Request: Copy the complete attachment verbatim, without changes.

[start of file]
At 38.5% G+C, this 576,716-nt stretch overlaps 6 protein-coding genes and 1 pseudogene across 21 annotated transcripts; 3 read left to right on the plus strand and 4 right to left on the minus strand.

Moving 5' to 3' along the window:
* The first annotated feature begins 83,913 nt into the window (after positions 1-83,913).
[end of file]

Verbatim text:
At 38.5% G+C, this 576,716-nt stretch overlaps 6 protein-coding genes and 1 pseudogene across 21 annotated transcripts; 3 read left to right on the plus strand and 4 right to left on the minus strand.

Moving 5' to 3' along the window:
* The first annotated feature begins 83,913 nt into the window (after positions 1-83,913).